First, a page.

Secretaire Chest PDF  | Print |
Friday, 07 March 2014 12:49


Australian Cedar Secretaire Chest

Sir Walter Watson Hughes’ cedar secretaire chest is in original condition and was most likely made in Sydney between 1835 and 1840.  This secretaire chest was purchased at auction by Peter Jenkinson and after conservation it was sold to the Art Gallery of South Australia, where it is currently on display in Gallery 1.

An all cedar cabinet comprising three lower drawers, which are showing flame cedar fronts that are cross-banded with musk and cockbeaded with cedar. The drawer blades are cross-banded in cedar. The cabinet is fitted with original Bramah locks.

Above the three drawers is a secretaire compartment that is decorated with early 19th Century “Grecian” design, fans and acroters. This secretaire drawer is cockbeaded with cedar and cross-banded with musk.  The drawer front falls forward to reveal a well-fitted interior section comprising ten drawers veneered in tulipwood and with tulipwood turned knobs in the same style as those used on the drawers below. The interior pigeonholes are of a beautifully arcaded form with musk facings. The original blue cloth-writing surface is surrounded by select cuts of musk and the brass fittings are original. 

Images of the secretaire chest after conservation:

Secretaire chest after conservation

Secretaire Chest after conservation

Find out more information about the secretaire chest and download the brochure here.


A whale's tooth from Fiji PDF  | Print |
Wednesday, 19 December 2012 14:58



In March 2010 a whale’s tooth, also known as a tabua, was purchased in Adelaide from the son of a South Australian Methodist minister, the Reverend Charles Dadds, who had received it from indigenous Fijians during his tenure as a missionary in their country from 1918 to 1920. It was, according to family history, given to Dadds as a token of esteem, and he perhaps saw it as a souvenir or lucky charm, rather like a rabbit’s foot.  The tabua is not so easily dismissed however; it comes with gravitas and history that invites curiosity and thereby further investigation. This work is based on a review of selected historical accounts of life in Fiji in the 19th and early 20th centuries, and some more recent anthropological studies. Its limitations are many, but it has been fashioned as an honest attempt to provide non-Fijians with an overview of the significance of the whale’s tooth in traditional Fijian society. The main source of this information has been published histories of Fiji, often written by Methodist preachers and Government officials.  Academics, especially anthropologists, have contributed more information to the historical record, but the native voice is almost absent in these accounts.  The scope of this work is limited to the period early 1800s – 1920s.  It is also intended to place the tabua given to Reverend Dadds into this context so that it may be appreciated as much more than an amulet. Any errors or omissions are entirely the fault of the author and no offence is intended to any person or group.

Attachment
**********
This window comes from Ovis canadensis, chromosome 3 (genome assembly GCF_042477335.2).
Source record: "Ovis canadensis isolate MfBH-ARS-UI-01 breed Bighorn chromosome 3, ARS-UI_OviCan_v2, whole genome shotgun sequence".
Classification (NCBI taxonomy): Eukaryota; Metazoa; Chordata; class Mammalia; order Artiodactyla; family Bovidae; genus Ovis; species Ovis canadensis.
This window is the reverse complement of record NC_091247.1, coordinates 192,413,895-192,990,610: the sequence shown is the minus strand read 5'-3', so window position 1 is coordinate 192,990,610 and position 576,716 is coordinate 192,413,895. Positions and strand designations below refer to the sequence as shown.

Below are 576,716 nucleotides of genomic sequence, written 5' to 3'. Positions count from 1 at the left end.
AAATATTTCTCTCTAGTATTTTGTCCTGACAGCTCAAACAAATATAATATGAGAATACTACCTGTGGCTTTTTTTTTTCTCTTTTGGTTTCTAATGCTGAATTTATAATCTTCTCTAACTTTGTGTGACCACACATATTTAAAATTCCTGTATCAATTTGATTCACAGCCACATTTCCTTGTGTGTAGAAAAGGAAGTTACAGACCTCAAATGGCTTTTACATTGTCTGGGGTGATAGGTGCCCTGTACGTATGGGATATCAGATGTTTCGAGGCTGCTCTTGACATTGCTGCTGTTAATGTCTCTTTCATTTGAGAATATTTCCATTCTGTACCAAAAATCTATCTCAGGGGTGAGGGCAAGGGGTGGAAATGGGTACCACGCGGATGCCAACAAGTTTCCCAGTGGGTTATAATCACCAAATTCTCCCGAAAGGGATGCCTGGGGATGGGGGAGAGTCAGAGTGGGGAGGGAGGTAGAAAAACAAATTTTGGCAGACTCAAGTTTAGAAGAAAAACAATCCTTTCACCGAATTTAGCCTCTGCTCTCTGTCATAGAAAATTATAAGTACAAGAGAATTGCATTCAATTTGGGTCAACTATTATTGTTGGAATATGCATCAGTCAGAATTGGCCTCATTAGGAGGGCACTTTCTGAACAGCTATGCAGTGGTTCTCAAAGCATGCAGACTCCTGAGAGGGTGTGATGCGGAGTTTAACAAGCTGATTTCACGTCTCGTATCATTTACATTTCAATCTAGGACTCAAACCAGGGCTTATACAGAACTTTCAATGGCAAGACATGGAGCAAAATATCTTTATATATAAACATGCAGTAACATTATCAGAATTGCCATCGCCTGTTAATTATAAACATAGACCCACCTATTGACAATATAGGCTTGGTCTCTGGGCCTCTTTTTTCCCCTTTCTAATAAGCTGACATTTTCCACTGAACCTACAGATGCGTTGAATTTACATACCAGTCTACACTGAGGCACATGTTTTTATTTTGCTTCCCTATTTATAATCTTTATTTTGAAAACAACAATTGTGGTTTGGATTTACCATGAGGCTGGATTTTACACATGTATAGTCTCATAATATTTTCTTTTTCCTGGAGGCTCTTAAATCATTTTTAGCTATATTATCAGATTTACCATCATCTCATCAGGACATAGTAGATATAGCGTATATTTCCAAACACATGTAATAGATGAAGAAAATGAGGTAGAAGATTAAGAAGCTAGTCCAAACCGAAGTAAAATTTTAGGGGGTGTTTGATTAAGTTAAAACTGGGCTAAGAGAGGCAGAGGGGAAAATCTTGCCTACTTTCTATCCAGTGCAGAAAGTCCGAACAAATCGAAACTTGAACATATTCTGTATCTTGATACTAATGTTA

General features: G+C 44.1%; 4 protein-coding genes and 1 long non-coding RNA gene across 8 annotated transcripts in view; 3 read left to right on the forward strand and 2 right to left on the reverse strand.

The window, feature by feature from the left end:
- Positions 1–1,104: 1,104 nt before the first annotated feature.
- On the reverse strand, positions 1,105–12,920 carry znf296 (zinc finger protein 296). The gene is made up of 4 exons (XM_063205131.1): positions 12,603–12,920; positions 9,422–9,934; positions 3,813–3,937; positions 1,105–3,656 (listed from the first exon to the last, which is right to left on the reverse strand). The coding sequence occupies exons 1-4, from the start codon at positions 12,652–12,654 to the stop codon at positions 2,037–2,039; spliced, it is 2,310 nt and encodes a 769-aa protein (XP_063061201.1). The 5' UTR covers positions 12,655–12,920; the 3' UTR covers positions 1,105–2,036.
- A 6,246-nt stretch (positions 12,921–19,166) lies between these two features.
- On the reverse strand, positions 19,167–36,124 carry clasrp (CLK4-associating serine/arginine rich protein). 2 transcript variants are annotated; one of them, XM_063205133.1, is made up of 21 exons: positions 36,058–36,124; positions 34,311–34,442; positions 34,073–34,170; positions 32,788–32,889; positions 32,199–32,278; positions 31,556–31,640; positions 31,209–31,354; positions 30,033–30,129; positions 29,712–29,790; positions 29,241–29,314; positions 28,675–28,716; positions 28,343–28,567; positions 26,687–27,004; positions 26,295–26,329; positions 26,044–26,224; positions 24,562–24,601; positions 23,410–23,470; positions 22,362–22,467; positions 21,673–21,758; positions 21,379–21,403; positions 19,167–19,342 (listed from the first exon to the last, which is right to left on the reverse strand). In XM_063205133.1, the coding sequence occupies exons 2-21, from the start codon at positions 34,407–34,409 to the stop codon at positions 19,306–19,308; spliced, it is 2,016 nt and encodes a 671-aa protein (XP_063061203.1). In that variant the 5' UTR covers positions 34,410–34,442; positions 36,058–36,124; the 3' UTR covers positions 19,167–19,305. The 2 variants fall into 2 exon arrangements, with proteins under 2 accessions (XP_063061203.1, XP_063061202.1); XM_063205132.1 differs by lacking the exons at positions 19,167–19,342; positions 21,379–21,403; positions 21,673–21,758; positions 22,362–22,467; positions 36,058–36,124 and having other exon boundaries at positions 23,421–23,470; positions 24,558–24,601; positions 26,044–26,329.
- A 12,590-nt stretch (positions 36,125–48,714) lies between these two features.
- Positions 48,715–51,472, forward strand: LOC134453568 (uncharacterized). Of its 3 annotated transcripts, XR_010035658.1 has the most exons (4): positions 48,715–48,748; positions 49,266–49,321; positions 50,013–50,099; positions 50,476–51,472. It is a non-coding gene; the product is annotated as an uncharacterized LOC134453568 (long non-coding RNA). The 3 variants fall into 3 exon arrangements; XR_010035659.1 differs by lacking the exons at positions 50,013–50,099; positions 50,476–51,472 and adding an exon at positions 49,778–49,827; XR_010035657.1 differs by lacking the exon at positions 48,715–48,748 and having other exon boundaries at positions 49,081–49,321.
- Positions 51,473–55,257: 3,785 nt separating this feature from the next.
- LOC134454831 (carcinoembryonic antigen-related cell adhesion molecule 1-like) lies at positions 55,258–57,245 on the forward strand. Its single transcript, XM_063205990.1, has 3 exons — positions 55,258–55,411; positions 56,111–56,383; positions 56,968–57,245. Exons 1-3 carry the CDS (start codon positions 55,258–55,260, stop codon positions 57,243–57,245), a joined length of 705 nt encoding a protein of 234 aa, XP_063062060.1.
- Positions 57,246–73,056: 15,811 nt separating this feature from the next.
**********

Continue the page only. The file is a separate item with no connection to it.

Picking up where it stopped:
Website launch PDF  | Print |
Wednesday, 19 December 2012 13:00

In mid December this year Peter Jenkinson launched his new website Jenkinson Antiques, offering a kaleidoscope of old world treasures and antique curiosities from all over the world. The main feature of the site, however, will be the Australian antiques and those of special note will have this significance outlined in some detail. In this way Peter hopes to develop in his audience a better appreciation of local history in South Australia and also to open up the market for interested others. The content is eclectic, interesting and there is always something new to look at and admire, so be sure and visit the site regurlarly.

Peter also offers a range of research services for those who want to know more about their treasured possessions. 


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